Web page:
Look on this other way: if you have particular stealthy troop that you don’t want to be targeted, in scenario of “one such troop” it cannot be targeted, before all other three troops will be killed.
In case it’s one such troop and three stealth one, any of your stealth troops will be targetable just after you lose your only non-stealth one. Three times faster, at least.
And here is loophole is (that became the reason of such behavior initially, I believe). Mechanically you are right, and most probably it’s how it’s implemented. But rationally it haven’t any sense: what “stealthy” in any other troop, if actually you can target any of them? In that logic Stealth must not work at all: if you targeted stealthy unit - you, obviously, cannot target any other unit simultaneously, so you always must be able to target this unit, regardless of other stealth, just with the same reasons.
All three implementations are logical, if look on it right way.
- There are no valid targets, if only stealth units remained.
Contradiction: I believe, option “if other units exist” was implemented exactly to counter such option. So in spirit of rules, such behavior is wrong (while it still can be right mechanically).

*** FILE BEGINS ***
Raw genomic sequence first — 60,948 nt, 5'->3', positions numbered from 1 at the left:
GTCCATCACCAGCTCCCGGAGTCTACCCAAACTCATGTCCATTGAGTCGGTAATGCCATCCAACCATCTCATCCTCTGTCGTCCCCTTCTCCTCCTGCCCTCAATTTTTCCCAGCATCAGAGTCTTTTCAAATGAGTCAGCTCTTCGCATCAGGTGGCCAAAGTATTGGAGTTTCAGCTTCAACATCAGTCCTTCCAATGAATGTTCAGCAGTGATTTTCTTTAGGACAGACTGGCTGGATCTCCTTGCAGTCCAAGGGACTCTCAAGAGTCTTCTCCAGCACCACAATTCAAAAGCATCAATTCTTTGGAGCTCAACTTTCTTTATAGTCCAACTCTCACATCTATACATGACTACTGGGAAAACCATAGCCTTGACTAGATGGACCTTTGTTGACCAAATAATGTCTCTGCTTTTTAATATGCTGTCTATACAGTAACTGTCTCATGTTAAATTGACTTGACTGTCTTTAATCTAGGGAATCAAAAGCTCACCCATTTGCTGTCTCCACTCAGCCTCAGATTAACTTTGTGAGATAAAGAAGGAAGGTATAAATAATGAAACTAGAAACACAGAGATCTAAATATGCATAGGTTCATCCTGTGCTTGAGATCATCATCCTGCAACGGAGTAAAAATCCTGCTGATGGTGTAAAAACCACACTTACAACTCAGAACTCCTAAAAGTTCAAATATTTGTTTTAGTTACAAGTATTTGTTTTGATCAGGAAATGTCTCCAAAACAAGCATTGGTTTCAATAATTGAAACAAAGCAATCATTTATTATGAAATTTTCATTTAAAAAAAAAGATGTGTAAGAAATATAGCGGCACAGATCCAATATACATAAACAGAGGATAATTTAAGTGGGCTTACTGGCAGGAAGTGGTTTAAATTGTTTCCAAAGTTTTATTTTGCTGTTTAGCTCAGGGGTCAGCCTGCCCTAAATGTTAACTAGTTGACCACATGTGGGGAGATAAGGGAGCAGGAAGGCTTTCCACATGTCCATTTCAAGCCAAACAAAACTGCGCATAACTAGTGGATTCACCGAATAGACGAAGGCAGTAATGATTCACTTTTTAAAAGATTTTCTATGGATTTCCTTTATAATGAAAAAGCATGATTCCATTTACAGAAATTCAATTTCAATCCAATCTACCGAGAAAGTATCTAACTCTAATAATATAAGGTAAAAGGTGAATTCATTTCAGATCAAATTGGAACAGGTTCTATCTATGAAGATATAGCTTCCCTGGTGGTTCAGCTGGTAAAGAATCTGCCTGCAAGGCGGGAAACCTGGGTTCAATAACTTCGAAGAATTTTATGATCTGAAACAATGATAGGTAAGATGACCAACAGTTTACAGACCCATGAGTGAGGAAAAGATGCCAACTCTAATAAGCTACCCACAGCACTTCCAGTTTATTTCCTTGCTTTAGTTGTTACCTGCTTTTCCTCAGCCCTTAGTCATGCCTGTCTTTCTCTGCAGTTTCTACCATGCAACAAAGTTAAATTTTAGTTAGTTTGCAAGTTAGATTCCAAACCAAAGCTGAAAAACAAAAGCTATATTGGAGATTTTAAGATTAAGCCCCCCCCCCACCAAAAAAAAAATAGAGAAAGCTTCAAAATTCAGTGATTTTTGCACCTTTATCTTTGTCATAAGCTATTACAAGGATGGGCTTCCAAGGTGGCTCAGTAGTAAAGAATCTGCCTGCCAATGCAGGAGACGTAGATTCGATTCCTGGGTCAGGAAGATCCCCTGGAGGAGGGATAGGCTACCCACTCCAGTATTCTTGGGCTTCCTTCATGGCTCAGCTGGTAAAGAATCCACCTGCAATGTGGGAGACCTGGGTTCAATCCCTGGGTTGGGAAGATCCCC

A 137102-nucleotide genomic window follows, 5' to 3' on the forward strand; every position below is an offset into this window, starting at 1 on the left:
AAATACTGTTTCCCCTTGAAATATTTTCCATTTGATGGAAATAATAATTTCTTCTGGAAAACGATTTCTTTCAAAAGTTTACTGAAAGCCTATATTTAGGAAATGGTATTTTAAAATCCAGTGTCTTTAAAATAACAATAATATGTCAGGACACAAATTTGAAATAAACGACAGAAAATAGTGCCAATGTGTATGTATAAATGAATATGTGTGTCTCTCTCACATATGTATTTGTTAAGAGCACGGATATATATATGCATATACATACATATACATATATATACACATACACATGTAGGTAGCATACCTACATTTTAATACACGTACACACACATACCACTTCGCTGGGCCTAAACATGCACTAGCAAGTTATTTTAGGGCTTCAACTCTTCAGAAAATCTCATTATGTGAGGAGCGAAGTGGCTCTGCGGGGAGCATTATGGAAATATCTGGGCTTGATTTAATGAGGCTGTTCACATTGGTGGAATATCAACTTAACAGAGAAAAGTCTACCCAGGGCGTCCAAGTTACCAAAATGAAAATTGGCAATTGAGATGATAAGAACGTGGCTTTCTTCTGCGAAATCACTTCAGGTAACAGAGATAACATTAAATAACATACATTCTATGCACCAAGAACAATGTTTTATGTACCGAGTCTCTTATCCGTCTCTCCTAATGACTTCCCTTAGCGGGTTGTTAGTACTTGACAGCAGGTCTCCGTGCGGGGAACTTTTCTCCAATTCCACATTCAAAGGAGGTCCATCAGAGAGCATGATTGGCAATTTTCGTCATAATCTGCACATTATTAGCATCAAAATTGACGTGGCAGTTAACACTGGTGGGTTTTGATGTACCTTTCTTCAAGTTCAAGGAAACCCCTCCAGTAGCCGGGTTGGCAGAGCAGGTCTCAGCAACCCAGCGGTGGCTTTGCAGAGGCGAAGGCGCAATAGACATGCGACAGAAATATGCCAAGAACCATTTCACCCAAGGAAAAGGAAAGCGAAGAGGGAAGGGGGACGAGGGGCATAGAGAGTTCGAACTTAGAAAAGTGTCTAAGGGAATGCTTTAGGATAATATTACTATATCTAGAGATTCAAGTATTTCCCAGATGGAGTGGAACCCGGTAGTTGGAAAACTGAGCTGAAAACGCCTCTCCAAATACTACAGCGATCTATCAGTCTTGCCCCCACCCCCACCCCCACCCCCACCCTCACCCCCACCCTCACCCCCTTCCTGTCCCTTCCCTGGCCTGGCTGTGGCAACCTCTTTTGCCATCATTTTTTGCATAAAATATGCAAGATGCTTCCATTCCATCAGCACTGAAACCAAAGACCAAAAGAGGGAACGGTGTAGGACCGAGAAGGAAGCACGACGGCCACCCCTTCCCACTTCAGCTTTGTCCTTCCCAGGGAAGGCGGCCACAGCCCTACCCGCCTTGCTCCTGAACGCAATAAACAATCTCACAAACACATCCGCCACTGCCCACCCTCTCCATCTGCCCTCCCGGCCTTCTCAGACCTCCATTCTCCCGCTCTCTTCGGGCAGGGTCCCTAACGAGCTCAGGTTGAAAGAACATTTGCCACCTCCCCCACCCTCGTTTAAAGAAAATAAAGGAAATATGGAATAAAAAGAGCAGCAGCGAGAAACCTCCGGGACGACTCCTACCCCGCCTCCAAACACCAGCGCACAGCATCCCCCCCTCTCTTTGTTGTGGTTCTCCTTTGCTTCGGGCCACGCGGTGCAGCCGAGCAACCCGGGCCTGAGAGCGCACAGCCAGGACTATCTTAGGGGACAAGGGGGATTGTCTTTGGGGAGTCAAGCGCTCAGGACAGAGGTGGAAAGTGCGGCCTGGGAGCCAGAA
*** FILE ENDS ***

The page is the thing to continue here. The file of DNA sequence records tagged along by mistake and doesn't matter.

- Units on field represents actual troops. (That’s how I look on situation). In that case they, obviously, must go in queue or in column, where only first (upper) one is close to enemy, and all others are behind him. In that representation, any stealthy unit simply hides behind other backs if targeted. I believe, some party dungeon crawlers implemented exactly this mechanic of stealth.
In such case, obviously, if no non-stealth units remained, first one must be targetable - he cannot hide behind others with the same ability.
It’s override of rules, of course. But the same override as current “everyone targetable”, actually.
- Units on field represents just that. Cards on field. They are purely abstract and haven’t any “physical” properties. In that case, of course, they can have any rules implemented (and that’s how MtG players actually answered me :). They viewed Stealth as sort of “zero aggro”. Non-stealth units have it more than zero, so can be targeted any time. But if no such units remained, you are free to select any other, equally zero aggro, targets.
Of course, it is the same artificial rule as #2. But it’s implemented already. I don’t like it, just because I don’t want to look on game units as abstract chess pieces, instead actual entities. But, as I see now (I didn’t see it initially), it’s perfectly legal approach. Only unpleasant one, in my opinion.